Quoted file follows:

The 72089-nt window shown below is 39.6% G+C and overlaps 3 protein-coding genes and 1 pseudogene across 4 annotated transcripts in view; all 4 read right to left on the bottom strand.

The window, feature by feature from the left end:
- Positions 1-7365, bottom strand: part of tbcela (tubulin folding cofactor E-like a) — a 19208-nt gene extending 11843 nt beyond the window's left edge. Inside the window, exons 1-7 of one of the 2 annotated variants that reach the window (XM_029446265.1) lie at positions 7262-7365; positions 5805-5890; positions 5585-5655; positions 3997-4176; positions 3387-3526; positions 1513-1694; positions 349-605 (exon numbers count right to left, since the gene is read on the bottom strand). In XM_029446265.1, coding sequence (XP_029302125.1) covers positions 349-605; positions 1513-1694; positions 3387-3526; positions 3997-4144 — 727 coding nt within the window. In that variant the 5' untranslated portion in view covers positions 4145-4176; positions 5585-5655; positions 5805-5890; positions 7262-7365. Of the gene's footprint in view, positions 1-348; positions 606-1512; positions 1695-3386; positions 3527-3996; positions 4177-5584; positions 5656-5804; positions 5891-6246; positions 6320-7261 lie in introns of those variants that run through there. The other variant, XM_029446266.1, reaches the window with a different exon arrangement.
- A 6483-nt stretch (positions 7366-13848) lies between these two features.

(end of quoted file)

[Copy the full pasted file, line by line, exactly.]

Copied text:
The 72089-nt window shown below is 39.6% G+C and overlaps 3 protein-coding genes and 1 pseudogene across 4 annotated transcripts in view; all 4 read right to left on the bottom strand.

The window, feature by feature from the left end:
- Positions 1-7365, bottom strand: part of tbcela (tubulin folding cofactor E-like a) — a 19208-nt gene extending 11843 nt beyond the window's left edge. Inside the window, exons 1-7 of one of the 2 annotated variants that reach the window (XM_029446265.1) lie at positions 7262-7365; positions 5805-5890; positions 5585-5655; positions 3997-4176; positions 3387-3526; positions 1513-1694; positions 349-605 (exon numbers count right to left, since the gene is read on the bottom strand). In XM_029446265.1, coding sequence (XP_029302125.1) covers positions 349-605; positions 1513-1694; positions 3387-3526; positions 3997-4144 — 727 coding nt within the window. In that variant the 5' untranslated portion in view covers positions 4145-4176; positions 5585-5655; positions 5805-5890; positions 7262-7365. Of the gene's footprint in view, positions 1-348; positions 606-1512; positions 1695-3386; positions 3527-3996; positions 4177-5584; positions 5656-5804; positions 5891-6246; positions 6320-7261 lie in introns of those variants that run through there. The other variant, XM_029446266.1, reaches the window with a different exon arrangement.
- A 6483-nt stretch (positions 7366-13848) lies between these two features.